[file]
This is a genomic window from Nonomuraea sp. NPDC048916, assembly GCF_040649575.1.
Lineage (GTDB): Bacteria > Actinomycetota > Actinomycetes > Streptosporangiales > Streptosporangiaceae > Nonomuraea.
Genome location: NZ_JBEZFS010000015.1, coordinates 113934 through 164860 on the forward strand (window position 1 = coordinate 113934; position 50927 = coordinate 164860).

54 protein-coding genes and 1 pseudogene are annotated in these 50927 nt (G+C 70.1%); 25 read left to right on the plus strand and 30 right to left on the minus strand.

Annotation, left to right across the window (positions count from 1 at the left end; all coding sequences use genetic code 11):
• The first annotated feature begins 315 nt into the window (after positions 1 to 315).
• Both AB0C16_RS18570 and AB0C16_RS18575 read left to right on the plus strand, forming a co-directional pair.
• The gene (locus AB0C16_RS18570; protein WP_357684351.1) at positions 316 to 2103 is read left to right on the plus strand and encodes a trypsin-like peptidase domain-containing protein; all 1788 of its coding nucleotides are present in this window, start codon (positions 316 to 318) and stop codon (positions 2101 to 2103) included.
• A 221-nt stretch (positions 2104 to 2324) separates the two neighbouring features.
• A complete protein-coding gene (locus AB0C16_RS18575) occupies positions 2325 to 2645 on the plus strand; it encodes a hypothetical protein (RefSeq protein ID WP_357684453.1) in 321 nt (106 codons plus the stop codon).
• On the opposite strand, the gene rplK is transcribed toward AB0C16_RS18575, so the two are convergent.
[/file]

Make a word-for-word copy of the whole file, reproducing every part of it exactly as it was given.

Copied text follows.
This is a genomic window from Nonomuraea sp. NPDC048916, assembly GCF_040649575.1.
Lineage (GTDB): Bacteria > Actinomycetota > Actinomycetes > Streptosporangiales > Streptosporangiaceae > Nonomuraea.
Genome location: NZ_JBEZFS010000015.1, coordinates 113934 through 164860 on the forward strand (window position 1 = coordinate 113934; position 50927 = coordinate 164860).

54 protein-coding genes and 1 pseudogene are annotated in these 50927 nt (G+C 70.1%); 25 read left to right on the plus strand and 30 right to left on the minus strand.

Annotation, left to right across the window (positions count from 1 at the left end; all coding sequences use genetic code 11):
• The first annotated feature begins 315 nt into the window (after positions 1 to 315).
• Both AB0C16_RS18570 and AB0C16_RS18575 read left to right on the plus strand, forming a co-directional pair.
• The gene (locus AB0C16_RS18570; protein WP_357684351.1) at positions 316 to 2103 is read left to right on the plus strand and encodes a trypsin-like peptidase domain-containing protein; all 1788 of its coding nucleotides are present in this window, start codon (positions 316 to 318) and stop codon (positions 2101 to 2103) included.
• A 221-nt stretch (positions 2104 to 2324) separates the two neighbouring features.
• A complete protein-coding gene (locus AB0C16_RS18575) occupies positions 2325 to 2645 on the plus strand; it encodes a hypothetical protein (RefSeq protein ID WP_357684453.1) in 321 nt (106 codons plus the stop codon).
• On the opposite strand, the gene rplK is transcribed toward AB0C16_RS18575, so the two are convergent.